A recent New York Law Journal article, Overcriminalization of Non-Violent Conduct: Time for Real Reform by attorneys Robert J. Anello and Richard F. Albert, examines the proliferation of federal criminal laws and the resulting increase in the federal prison population, approximately 40% above capacity, costing taxpayers almost $7 billion a year, almost 30% of the Justice Department’s budget. The article cites Without Intent: How Congress Is Eroding the Criminal Intent Requirement in Federal Law, which is available in the SARA, the Brooklyn Law School catalog. With Congress adding an average of 500 new crimes to the books in each of the past three decades and the addition of tens of thousands of regulations with criminal penalties, many without traditional mens rea or criminal intent, critics contend that these newly created crimes violate fundamental principles of fair notice, and subjects individuals to criminal punishment for conduct that they do not know is illegal.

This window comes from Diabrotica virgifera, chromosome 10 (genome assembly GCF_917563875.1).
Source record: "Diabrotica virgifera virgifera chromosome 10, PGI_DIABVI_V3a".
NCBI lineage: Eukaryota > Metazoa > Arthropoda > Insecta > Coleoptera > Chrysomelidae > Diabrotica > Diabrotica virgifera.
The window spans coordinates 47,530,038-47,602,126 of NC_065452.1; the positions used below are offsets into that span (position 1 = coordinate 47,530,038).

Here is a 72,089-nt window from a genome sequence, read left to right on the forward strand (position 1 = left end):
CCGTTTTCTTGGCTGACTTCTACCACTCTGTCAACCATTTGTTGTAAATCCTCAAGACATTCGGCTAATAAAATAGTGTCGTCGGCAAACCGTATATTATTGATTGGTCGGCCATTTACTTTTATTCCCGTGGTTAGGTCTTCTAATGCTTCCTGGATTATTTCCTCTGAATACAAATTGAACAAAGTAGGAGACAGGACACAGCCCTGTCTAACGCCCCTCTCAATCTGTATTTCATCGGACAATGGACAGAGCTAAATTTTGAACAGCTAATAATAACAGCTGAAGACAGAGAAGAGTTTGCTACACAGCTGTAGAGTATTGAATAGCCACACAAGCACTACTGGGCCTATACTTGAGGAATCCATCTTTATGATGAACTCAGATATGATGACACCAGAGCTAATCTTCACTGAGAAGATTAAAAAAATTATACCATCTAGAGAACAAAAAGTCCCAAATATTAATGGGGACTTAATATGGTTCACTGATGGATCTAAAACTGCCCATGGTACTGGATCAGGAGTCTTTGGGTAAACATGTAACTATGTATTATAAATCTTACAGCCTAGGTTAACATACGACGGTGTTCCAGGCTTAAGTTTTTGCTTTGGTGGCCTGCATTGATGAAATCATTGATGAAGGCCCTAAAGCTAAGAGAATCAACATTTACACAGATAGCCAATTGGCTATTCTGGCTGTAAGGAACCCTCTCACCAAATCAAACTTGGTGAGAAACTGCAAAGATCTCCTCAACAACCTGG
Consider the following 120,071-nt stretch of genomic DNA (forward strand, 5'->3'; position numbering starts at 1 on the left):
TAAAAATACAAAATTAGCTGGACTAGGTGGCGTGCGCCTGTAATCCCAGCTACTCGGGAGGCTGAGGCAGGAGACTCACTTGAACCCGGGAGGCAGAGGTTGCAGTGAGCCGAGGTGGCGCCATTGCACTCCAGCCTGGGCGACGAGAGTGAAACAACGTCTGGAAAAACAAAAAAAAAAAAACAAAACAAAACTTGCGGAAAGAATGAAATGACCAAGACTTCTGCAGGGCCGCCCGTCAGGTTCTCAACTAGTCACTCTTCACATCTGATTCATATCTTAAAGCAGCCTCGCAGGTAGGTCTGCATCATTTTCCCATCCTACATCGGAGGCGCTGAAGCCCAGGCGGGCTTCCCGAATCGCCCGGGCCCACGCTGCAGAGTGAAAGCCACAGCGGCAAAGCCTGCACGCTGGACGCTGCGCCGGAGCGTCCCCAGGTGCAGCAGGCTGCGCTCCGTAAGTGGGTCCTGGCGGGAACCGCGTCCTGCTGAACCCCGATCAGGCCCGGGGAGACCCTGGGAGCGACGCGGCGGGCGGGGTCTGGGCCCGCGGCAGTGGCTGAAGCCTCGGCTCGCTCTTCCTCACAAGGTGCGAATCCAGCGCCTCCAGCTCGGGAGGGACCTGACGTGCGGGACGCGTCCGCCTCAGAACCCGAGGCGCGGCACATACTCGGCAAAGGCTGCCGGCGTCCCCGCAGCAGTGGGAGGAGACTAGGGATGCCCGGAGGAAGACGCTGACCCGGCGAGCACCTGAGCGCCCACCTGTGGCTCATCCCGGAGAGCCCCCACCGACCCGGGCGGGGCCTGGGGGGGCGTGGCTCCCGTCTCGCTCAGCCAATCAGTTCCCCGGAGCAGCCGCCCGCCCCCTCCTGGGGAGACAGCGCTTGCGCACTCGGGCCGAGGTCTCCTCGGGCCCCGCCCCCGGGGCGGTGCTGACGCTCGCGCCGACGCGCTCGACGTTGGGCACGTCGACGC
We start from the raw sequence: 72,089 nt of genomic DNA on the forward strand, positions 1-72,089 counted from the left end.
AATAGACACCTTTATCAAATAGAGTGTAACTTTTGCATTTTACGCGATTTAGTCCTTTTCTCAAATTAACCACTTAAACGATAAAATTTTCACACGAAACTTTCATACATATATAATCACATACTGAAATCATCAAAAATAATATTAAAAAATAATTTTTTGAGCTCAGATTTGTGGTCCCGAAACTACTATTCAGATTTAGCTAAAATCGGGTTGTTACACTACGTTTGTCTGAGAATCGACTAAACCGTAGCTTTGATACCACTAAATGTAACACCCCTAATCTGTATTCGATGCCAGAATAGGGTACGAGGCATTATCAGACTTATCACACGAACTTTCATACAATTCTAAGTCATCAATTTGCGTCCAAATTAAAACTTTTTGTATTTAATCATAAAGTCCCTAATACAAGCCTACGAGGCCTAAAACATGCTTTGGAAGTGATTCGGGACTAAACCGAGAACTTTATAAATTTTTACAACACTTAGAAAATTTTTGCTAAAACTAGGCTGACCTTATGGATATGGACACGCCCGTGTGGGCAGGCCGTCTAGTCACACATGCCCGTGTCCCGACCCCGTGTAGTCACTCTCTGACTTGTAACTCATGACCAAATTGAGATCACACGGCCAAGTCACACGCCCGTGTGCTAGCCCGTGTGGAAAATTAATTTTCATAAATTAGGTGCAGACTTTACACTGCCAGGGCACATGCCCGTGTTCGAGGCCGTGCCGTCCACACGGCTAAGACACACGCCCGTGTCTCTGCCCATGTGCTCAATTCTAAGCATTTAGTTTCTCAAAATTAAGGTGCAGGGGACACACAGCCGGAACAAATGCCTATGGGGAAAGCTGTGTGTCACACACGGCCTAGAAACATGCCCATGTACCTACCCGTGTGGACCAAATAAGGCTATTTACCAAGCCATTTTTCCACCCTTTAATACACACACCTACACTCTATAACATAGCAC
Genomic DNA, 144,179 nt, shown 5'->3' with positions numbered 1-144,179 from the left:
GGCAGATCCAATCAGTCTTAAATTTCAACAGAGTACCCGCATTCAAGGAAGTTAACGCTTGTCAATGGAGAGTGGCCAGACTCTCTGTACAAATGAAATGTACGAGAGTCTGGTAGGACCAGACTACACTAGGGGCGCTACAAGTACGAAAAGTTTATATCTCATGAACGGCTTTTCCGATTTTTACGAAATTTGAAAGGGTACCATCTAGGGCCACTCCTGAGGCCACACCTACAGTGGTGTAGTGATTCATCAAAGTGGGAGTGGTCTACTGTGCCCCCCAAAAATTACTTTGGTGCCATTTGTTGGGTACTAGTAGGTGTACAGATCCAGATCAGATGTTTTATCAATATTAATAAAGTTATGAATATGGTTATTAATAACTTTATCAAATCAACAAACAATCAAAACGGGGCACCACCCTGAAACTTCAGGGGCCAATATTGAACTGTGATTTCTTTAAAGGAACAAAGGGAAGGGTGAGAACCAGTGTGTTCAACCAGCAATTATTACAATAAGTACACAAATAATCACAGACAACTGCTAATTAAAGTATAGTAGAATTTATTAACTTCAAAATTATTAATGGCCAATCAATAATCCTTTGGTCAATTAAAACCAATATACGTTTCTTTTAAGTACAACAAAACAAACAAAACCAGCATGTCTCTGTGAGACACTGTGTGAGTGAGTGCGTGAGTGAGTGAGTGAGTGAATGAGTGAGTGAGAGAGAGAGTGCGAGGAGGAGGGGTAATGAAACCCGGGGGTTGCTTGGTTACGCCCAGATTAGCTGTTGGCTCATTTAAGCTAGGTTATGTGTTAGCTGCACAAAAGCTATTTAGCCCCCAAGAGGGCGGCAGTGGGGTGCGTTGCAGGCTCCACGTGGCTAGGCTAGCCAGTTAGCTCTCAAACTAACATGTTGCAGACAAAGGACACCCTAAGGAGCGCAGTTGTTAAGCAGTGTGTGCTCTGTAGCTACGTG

The article points to a number of proposed remedies including legislative reform and judicial reform. See the Justice Safety Valve Act of 2013 and United States v. Goyal, 629 F.3d 912 (9th Cir. 2010) where the U.S. Court of Appeals for the Ninth Circuit reversed a corporate CFO’s fraud conviction finding that no reasonable jury could have found the defendant guilty beyond a reasonable doubt.
For more on the subject, see the BLS Library copy of Overcriminalization: The Limits of the Criminal Law (Call #KF9223 .H87 2008) by Douglas Husak who argues that the U.S suffers from too much criminal law and too much punishment. The author notes that most Anglo-American legal philosophers have neglected the topic and argues that many of the resources to reduce the size and scope of the criminal law can be derived from within the criminal law itself, even though these resources have not been used explicitly for this purpose.